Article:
Winner of the Plutarch Award for Best Biography National Book Critics Circle Award Finalist PEN Literary Award Finalist New York Times Notable Book Washington Post Notable Book Boston Globe Best Book of the Year The award-winning author of Villa Air-Bel returns with a painstakingly researched, revelatory biography of Svetlana Stalin, a woman fated to live her life in the shadow of one of history’s most monstrous dictators—her father, Josef Stalin. Born in the early years of the Soviet Union, Svetlana Stalin spent her youth inside the walls of the Kremlin. Communist Party privilege protected her from the mass starvation and purges that haunted Russia, but she did not escape tragedy—the loss of everyone she loved, including her mother, two brothers, aunts and uncles, and a lover twice her age, deliberately exiled to Siberia by her father. As she gradually learned about the extent of her father’s brutality after his death, Svetlana could no longer keep quiet and in 1967 shocked the world by defecting to the United States—leaving her two children behind. But although she was never a part of her father’s regime, she could not escape his legacy. Her life in America was fractured; she moved frequently, married disastrously, shunned other Russian exiles, and ultimately died in poverty in Wisconsin. With access to KGB, CIA, and Soviet government archives, as well as the close cooperation of Svetlana’s daughter, Rosemary Sullivan pieces together Svetlana’s incredible life in a masterful account of unprecedented intimacy. Epic in scope, it’s a revolutionary biography of a woman doomed to be a political prisoner of her father’s name. Sullivan explores a complicated character in her broader context without ever losing sight of her powerfully human story, in the process opening a closed, brutal world that continues to fascinate us. Illustrated with photographs.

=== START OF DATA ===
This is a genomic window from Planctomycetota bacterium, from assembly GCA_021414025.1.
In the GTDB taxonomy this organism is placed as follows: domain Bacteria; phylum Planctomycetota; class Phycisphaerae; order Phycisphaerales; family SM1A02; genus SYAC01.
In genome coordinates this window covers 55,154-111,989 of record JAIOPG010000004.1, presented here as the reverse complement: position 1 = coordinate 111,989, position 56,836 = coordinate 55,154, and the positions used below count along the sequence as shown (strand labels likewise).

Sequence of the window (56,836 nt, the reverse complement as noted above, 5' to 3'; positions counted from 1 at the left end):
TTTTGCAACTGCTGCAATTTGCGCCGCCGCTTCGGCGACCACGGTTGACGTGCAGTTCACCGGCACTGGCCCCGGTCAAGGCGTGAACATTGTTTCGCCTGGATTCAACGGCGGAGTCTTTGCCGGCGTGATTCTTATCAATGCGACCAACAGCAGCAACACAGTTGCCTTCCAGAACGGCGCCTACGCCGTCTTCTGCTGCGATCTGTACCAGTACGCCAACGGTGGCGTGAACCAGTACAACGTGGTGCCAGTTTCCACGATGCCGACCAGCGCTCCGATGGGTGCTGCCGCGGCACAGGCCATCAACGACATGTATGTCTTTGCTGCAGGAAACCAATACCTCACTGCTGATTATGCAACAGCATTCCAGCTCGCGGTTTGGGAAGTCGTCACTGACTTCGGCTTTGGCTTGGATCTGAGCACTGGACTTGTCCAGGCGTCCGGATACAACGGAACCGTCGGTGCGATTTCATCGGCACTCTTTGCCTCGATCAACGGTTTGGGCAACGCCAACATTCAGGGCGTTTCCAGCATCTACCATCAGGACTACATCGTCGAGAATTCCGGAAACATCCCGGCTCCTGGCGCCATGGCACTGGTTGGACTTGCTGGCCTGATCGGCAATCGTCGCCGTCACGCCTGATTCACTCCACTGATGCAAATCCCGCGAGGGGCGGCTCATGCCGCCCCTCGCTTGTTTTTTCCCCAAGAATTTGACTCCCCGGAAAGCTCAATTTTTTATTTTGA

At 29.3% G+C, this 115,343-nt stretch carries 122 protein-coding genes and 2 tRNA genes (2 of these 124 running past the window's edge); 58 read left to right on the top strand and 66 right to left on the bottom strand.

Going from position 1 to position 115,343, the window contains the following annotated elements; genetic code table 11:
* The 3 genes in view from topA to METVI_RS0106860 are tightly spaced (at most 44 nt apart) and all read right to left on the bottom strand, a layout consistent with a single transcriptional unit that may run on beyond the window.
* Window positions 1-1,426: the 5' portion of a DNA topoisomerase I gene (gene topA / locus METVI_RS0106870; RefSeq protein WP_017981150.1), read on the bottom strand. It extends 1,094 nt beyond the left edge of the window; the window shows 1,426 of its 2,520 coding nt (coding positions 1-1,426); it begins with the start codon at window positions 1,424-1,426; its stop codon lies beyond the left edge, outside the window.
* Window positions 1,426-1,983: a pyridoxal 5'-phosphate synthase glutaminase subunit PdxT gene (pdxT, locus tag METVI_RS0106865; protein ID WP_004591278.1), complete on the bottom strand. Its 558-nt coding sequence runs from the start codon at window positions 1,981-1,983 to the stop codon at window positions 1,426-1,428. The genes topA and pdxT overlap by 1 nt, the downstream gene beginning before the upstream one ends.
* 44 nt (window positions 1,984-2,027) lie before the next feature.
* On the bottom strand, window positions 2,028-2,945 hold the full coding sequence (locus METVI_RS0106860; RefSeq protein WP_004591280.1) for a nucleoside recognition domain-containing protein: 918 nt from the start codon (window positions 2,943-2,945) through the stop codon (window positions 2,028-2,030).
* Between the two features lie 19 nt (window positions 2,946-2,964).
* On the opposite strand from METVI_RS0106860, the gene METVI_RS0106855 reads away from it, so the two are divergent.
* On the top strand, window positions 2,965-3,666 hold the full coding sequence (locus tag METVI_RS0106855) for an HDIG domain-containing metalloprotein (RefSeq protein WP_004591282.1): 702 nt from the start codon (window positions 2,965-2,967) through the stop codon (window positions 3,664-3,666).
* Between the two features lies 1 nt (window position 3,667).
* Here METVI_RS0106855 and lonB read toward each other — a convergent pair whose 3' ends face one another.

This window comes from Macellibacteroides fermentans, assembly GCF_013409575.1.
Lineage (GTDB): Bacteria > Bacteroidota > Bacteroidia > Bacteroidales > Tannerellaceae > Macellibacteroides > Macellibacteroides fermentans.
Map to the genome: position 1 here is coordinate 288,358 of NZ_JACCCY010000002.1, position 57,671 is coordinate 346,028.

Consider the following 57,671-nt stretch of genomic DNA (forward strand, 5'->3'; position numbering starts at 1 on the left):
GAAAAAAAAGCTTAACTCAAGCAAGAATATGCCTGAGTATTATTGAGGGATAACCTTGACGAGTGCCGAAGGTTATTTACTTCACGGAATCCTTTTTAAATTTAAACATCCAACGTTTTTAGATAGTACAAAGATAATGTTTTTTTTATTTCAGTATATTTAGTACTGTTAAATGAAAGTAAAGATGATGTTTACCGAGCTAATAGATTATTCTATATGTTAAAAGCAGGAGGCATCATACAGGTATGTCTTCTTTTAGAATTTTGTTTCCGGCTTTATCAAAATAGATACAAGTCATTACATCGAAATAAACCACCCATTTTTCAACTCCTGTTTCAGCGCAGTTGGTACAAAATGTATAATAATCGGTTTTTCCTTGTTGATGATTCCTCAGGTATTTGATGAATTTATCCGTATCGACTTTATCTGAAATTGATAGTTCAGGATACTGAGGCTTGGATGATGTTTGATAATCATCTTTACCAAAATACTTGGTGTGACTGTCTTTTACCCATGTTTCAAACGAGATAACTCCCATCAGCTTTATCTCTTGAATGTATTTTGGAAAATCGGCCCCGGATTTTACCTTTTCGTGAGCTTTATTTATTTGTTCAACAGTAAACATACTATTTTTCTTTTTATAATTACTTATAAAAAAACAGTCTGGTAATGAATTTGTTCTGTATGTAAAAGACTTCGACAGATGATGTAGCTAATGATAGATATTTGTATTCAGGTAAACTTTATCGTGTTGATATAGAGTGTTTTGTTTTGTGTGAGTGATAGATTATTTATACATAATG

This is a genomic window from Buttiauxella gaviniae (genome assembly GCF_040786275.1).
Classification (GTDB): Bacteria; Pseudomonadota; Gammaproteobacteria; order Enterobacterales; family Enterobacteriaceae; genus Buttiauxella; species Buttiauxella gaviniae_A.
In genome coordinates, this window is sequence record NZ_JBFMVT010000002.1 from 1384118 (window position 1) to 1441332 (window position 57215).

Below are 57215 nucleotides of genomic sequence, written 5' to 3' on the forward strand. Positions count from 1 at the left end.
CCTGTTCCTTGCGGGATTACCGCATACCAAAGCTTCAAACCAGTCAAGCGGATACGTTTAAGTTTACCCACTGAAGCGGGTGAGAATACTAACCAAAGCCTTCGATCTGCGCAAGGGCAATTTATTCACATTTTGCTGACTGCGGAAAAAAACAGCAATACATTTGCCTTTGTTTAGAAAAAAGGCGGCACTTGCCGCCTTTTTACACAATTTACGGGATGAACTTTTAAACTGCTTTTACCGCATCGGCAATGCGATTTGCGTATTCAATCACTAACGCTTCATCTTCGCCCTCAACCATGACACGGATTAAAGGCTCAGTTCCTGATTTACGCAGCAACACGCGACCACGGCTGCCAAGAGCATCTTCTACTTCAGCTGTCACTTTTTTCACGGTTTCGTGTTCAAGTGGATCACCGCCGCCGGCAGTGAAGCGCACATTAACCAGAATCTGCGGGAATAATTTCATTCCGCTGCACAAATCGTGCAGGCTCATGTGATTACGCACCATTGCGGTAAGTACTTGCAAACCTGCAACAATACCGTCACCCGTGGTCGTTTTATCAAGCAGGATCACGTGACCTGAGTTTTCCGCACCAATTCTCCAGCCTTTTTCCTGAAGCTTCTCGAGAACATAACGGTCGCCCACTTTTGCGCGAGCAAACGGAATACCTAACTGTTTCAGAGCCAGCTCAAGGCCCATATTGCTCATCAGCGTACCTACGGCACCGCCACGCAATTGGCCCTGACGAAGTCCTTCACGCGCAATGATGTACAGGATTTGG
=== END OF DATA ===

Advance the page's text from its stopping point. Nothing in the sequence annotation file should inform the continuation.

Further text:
This is the forgotten story of the million white Europeans, snatched from their homes and taken in chains to the great slave markets of North Africa to be sold to the highest bidder. Ignored by their own governments, and forced to endure the harshest of conditions, very few lived to tell the tale. Using the firsthand testimony of a Cornish cabin boy named Thomas Pellow, Giles Milton vividly reconstructs a disturbing, little known chapter of history. Pellow was bought by the tyrannical sultan of Morocco who was constructing an imperial pleasure palace of enormous scale and grandeur, built entirely by Christian slave labour. As his personal slave, he would witness first-hand the barbaric splendour of the imperial court, as well as experience the daily terror of a cruel regime. Gripping, immaculately researched, and brilliantly realised, WHITE GOLD reveals an explosive chapter of popular history, told with all the pace and verve of one of our finest historians.
Author: Susan M. Ouellette
Publisher: SUNY Press
Release Date: 2017-04-12